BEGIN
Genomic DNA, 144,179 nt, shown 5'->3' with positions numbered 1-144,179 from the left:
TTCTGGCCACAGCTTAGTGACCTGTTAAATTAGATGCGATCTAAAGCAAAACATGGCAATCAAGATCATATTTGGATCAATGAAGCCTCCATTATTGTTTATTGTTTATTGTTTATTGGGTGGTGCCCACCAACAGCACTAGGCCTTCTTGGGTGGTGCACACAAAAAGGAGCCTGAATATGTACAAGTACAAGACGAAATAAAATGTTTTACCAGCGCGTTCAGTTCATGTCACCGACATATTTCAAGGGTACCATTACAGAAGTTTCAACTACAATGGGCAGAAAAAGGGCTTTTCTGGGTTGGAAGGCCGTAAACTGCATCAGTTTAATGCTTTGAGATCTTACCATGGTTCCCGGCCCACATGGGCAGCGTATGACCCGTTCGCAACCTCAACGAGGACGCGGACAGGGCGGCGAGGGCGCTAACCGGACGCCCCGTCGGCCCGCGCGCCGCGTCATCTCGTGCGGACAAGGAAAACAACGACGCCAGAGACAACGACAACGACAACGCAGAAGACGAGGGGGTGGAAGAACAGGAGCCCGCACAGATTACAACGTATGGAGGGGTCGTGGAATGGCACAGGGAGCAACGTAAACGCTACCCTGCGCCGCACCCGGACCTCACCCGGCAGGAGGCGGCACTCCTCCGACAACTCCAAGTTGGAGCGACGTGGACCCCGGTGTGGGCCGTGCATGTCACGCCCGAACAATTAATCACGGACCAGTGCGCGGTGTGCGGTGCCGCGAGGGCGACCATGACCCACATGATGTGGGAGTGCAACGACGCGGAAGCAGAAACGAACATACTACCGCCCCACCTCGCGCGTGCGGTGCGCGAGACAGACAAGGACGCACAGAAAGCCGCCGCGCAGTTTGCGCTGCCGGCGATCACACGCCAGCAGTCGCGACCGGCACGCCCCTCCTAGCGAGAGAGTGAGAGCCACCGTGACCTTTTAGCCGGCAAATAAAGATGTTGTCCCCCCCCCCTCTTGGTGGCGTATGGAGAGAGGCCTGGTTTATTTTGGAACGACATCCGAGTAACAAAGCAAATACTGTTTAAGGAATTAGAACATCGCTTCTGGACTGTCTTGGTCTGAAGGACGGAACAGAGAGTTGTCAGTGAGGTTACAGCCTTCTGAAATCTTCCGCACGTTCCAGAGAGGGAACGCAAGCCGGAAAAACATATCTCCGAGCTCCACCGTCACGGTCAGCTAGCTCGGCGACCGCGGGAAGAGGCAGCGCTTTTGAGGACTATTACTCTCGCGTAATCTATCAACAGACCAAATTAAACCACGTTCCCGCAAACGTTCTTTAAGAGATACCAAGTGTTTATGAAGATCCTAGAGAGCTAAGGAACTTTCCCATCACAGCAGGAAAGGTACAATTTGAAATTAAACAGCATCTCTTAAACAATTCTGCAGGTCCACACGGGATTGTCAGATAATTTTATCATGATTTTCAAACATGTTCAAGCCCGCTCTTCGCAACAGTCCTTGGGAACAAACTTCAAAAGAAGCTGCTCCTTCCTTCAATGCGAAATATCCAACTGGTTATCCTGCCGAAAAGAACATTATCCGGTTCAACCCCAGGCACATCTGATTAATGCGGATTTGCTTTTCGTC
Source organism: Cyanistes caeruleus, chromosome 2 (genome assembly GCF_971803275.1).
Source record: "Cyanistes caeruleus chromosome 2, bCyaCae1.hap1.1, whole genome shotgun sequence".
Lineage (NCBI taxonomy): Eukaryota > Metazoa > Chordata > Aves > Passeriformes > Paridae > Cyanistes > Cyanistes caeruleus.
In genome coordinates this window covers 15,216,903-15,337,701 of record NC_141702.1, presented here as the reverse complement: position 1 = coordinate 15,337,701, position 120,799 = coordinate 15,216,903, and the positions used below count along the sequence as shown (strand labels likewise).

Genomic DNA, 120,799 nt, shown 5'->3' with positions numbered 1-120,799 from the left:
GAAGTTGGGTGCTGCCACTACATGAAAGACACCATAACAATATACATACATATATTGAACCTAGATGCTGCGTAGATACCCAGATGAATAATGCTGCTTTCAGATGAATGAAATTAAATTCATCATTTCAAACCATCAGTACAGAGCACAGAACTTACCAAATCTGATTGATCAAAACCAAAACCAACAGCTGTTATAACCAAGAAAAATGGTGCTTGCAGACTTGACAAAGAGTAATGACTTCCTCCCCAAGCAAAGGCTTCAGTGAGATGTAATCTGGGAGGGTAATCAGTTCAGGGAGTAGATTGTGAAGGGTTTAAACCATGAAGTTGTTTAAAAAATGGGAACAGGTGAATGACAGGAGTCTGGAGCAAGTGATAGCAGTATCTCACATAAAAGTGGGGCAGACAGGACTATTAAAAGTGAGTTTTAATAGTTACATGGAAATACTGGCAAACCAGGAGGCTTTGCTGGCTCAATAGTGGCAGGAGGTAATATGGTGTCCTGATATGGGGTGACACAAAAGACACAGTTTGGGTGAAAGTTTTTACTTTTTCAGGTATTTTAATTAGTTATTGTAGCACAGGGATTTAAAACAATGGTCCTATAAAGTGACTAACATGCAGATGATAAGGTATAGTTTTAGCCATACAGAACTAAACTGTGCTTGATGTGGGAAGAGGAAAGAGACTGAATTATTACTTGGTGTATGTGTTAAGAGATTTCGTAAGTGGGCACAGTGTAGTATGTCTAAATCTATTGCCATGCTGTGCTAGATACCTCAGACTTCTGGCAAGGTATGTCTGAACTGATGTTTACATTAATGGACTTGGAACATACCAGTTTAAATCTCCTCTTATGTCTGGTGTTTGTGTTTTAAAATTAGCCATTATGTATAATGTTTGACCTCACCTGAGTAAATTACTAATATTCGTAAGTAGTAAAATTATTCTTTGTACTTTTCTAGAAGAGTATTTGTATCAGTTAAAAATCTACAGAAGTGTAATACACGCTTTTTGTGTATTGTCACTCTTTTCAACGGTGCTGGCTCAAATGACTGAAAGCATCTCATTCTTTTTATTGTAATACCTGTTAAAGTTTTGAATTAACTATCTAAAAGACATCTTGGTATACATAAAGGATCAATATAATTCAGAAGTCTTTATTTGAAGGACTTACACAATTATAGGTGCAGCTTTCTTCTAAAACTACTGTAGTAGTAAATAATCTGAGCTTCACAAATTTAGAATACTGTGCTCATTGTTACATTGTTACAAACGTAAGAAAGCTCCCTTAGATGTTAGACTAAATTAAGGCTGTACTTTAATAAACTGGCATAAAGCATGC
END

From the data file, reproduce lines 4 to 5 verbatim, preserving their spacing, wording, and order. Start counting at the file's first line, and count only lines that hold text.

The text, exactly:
Source record: "Cyanistes caeruleus chromosome 2, bCyaCae1.hap1.1, whole genome shotgun sequence".
Lineage (NCBI taxonomy): Eukaryota > Metazoa > Chordata > Aves > Passeriformes > Paridae > Cyanistes > Cyanistes caeruleus.